Dell SecureWorks Warns - APT Hackers Repeatedly Try Reentering Their Targeted Networks
Dell SecureWorks' Counter Threat Unit™ (CTU) is warning organizations that "Persistent" hackers, intent on stealing government secrets, Intellectual Property and financial data, are compromising victims' networks and even after being evicted, are repeatedly trying to reenter the victims' IT environment.
The lesson here is that evicting a cyber-attacker from one's environment is not always the end of the fight when battling sophisticated adversaries. During the past year, the CTU observed countless intrusions where attackers tried to reenter an environment after being evicted – an occurrence which has increasingly become the norm. These attempts to reenter took a number of different forms, from the compromise of legitimate remote access solutions to identifying and targeting a vulnerable webserver. By focusing on attacker behavior however, it is possible to detect adversaries more quickly the second time around and limit the opportunity for them to do more damage.
Below, are three examples of how attackers regrouped and reentered the targeted environment after being evicted. Each of these incidents occurred at global corporations, and in each case, the goal of the attackers is suspected cyber-espionage. In each case, attempting to spot malicious activity with means that extend beyond using static indicators, such as IP addresses and domains, is critical to detecting and remediating intrusions as quickly as possible.
Case Study 1:
A global telecommunications manufacturing company was suspicious that they might have been a victim of malicious cyber activity, although their in-house security team could not find any evidence to the fact. So, they engaged Dell SecureWorks' Special Operations Incident Response (IR) team to carry out a Targeted Threat Hunting engagement to see if they could find any indication of a cyber intrusion. The Special Operations team used Dell SecureWork's endpoint security service to sweep for malicious activity. The service, Advanced Endpoint Threat Detection (AETD) Red Cloak, quickly detected threat actors moving laterally across the manufacturer's network and connecting to the domain controller, and using "Scheduled Tasks" to run credential-stealing tools against the domain controller to steal passwords for all users in the enterprise.
Through investigation, Dell SecureWorks IR team discovered that the manufacturer had originally been compromised, due to a cross-domain policy violation, when they connected to one of their customer's network.
Though antivirus was present on the compromised system of the manufacturer, it failed to detect the malware. As a result, when an employee of SecureWorks' client logged into their corporate network, the attackers came with them. Fortunately, the adversaries were detected the same week by AETD Red Cloak and evicted. The story however does not end there.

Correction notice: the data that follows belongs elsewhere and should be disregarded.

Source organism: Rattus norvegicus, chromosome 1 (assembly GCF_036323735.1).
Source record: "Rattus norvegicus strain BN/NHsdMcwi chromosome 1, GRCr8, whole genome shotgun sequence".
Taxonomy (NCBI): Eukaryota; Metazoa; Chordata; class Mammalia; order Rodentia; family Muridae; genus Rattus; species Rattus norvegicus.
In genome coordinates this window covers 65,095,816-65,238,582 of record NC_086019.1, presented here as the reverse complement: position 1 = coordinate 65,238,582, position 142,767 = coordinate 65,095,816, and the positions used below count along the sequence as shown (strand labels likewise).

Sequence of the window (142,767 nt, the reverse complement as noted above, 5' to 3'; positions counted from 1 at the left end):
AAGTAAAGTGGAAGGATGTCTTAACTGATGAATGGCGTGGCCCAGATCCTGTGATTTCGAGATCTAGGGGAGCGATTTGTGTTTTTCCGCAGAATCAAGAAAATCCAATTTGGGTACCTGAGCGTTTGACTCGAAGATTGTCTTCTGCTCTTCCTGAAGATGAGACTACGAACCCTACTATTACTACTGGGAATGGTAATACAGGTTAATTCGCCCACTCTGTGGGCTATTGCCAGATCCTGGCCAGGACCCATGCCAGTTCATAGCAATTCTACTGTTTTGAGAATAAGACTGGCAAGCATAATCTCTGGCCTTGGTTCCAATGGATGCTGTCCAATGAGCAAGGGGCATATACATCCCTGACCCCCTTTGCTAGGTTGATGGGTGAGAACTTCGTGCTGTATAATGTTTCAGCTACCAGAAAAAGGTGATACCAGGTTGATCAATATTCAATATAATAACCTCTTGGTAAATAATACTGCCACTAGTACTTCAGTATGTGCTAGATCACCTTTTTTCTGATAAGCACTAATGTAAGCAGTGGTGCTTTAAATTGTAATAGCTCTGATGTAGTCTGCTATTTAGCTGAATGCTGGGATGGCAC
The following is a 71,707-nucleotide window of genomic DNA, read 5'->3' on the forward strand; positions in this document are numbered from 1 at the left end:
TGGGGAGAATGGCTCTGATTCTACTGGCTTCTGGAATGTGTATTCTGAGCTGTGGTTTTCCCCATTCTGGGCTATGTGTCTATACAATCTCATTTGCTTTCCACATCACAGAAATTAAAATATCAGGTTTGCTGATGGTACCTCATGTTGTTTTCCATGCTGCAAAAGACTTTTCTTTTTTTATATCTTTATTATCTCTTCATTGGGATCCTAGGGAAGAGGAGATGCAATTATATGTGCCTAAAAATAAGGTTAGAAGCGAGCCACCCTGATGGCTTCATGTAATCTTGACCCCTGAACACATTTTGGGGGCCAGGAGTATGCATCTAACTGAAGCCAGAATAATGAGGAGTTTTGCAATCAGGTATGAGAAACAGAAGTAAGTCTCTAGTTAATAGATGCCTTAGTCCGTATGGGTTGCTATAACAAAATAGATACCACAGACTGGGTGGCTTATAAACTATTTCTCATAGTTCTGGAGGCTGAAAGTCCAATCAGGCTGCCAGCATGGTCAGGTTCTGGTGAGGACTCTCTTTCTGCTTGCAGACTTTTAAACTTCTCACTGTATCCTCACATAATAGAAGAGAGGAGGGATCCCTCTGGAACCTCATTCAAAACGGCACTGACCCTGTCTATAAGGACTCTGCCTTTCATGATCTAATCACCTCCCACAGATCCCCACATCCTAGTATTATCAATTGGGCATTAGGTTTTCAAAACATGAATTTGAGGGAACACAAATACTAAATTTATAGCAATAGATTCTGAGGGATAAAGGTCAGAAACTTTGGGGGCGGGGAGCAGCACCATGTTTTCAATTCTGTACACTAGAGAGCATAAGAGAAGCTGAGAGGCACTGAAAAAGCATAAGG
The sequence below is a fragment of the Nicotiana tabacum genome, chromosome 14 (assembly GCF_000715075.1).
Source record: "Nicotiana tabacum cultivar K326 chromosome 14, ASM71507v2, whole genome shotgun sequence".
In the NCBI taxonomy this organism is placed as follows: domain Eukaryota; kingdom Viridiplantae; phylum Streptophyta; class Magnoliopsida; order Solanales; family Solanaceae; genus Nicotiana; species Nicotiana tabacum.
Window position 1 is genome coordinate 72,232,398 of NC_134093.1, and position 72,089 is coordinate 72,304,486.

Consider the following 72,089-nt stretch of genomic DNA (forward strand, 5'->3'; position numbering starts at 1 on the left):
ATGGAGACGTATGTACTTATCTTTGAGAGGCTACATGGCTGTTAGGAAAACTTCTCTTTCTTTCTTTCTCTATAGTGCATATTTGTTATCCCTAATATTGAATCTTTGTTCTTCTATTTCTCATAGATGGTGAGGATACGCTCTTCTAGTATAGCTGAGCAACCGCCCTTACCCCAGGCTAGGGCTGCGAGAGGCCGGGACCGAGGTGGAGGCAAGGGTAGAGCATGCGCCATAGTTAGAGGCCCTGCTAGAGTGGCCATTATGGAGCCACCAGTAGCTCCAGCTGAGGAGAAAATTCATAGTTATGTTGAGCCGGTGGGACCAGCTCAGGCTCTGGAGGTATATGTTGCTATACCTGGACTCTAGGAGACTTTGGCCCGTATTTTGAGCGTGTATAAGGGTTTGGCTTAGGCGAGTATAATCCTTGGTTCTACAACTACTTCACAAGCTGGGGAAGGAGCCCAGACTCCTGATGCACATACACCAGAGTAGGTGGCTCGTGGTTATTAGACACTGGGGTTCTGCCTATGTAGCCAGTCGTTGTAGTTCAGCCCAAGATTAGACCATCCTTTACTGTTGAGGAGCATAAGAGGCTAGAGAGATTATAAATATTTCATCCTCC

Four months after being kicked out, the same threat actors re-emerged. This time, they compromised a webserver belonging to another customer of the manufacturer. This customer was allowed to connect to the manufacturer's network so as to conduct business. The attackers placed a web shell on the webserver, and were able to obtain account information using the same credentials, which the threat actors had originally stolen and had used to log into the manufacturer's network via Citrix. The hackers used the same username and password to log into the target organization's network, via Citrix. When the adversary re-entered, they were quickly identified as the same attackers, because of their behavior on the endpoint, the timeline of their activity, and their attempted use of previously compromised domain accounts. After the manufacturer took Citrix offline, at the advice of the IR Team, the threat actors identified a group of legacy employees who were not required by the manufacturer to use two-factor authentication when logging into the corporate network via VPN. The cyber criminals immediately jumped on that opportunity and implanted malware onto the systems, and used it to connect to other systems inside the network. We worked with the client to ensure that everyone, who was given remote access to the manufacturer's network, was required to used two-factor authentication.
The importance of two-factor authentication for all remote access solutions and for all users cannot be emphasized enough. If there is an existing hole in an organization's perimeter, threat actors will find it and use it, as it is much easier than making their own entry point.
Case Study 2:
Dell SecureWorks spotted similar threat actor behavior during an incident response engagement they were carrying out at an aerospace manufacturing company.
Within hours of deploying the AETD Red Cloak technology, Dell SecureWorks was able to uncover that the organization had been compromised by attackers that had been able to maintain persistence for more than two years. It was not clear how the attackers initially broke into the company's network, as is typically the case when the intrusion dates back several years. After identifying the devices which were compromised, determining which credentials needed to be reset, and creating a remediation plan, SecureWorks IR Team was able to evict the threat actors on the same day.